Big Ben, the iconic 315-foot London tower containing its world famous clock and bell, won’t be heard again for four years.
The chimes rang for the final time Monday at noon before construction crews began renovating the landmark.
The signaling of the hour — 12 rings of the 13.7-ton Great Bell — was the last time Ben will be heard until 2021. The tower in Britain’s Houses of Parliament, built 157 years ago and an essential feature in the London skyline, is ringed with scaffolding.
The bell won’t ring during the manual work to protect workers’ hearing and safety.
The decision to temporarily end the chiming sparked debate in British government.
“Of course we want to ensure people’s safety at work but it can’t be right for Big Ben to be silent for four years,” Prime Minister Theresa May said last week. The House of Commons Commission said it will review the plans and see if the work can be done quicker.
Cabinet minister David Davis said the government, which approved the renovation plans, was inadequately advised. He said had it known that one of Britain’s most endearing symbols would be silenced, officials would have reconsidered the matter.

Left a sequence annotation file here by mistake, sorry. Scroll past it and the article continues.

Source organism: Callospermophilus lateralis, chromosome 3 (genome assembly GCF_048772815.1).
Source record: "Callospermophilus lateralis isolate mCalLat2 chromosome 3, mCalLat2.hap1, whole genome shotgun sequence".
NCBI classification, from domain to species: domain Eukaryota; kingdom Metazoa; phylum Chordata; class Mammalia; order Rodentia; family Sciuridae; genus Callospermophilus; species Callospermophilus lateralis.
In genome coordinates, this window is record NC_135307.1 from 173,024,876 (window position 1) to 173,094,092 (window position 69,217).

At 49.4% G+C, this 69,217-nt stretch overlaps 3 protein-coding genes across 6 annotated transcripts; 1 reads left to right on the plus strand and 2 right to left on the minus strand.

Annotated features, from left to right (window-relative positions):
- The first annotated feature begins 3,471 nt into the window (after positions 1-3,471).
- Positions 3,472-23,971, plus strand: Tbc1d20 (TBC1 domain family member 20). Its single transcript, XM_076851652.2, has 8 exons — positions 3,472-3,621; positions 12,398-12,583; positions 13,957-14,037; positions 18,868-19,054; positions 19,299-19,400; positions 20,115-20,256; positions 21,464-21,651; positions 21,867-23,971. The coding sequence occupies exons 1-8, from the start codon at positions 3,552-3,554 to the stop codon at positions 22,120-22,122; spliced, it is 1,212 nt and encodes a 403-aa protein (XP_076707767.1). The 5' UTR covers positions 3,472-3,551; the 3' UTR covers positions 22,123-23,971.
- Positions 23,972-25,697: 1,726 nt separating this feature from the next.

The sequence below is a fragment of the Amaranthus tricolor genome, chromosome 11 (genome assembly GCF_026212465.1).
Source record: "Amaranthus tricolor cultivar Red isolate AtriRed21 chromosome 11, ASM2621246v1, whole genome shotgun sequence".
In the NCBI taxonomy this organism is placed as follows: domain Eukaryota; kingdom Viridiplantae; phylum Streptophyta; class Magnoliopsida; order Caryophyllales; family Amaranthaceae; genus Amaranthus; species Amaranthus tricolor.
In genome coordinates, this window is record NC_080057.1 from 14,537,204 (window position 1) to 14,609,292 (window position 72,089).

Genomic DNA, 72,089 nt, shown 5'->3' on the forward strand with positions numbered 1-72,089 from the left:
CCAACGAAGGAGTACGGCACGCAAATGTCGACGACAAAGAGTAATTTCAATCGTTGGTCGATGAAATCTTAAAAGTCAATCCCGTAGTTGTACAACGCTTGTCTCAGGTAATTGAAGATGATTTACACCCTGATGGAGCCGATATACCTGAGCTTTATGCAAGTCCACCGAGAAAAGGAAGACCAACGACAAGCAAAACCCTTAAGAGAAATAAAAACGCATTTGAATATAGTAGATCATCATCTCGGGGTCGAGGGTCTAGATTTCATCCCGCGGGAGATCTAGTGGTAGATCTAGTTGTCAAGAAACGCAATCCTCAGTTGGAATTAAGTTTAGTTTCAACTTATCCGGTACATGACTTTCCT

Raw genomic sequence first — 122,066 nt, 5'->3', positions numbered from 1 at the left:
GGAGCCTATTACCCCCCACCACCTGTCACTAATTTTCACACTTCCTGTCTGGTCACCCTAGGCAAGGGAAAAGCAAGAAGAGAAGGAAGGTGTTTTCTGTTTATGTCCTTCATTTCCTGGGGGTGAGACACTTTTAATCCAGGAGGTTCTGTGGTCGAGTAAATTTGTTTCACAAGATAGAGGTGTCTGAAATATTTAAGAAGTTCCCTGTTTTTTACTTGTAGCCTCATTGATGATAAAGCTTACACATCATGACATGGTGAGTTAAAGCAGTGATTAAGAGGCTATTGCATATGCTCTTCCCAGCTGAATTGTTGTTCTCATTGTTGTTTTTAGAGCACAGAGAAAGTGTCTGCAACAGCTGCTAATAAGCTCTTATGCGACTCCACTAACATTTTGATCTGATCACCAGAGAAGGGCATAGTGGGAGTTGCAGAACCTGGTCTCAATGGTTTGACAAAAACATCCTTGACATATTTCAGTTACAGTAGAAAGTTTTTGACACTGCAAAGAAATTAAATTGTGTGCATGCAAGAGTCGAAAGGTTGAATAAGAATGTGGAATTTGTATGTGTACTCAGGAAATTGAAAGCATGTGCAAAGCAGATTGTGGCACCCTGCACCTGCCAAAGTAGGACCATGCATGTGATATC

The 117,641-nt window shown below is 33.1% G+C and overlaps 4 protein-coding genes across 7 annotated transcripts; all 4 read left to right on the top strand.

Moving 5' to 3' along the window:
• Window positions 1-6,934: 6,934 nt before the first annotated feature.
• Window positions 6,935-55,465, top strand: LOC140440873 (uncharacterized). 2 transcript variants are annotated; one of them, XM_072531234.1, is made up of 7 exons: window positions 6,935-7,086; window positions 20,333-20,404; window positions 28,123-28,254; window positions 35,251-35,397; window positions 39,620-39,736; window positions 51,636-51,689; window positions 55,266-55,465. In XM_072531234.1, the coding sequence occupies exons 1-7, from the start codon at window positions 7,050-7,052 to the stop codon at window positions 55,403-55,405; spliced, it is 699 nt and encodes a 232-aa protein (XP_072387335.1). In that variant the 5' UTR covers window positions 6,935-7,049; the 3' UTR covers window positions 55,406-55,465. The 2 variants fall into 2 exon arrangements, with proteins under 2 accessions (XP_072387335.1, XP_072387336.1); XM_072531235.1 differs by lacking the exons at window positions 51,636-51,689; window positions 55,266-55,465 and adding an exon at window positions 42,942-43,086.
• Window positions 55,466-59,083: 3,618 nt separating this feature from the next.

Davis said there was “hardly a health and safety argument” for quieting Big Ben during the renovation.
Britain’s Trades Union Congress, which represents 5.6 million people across Britain, disagreed.
When “Big Ben bongs, you’ll know it,” a TUC statement said. “At nearly 120 decibels, it’s like putting your ear next to a police siren.”
The name Big Ben actually refers to the bell, which is over seven feet tall, but has come to signify the entire tower. The repairs will cost $37 million.
If work does take four years, many events will come and go by the time Big Ben chimes again — including the 2018 and 2020 Olympic Games, the next James Bond film (set for 2019), Britain’s exit from the European Union, and the next U.S. presidential election.
By Ed Adamczyk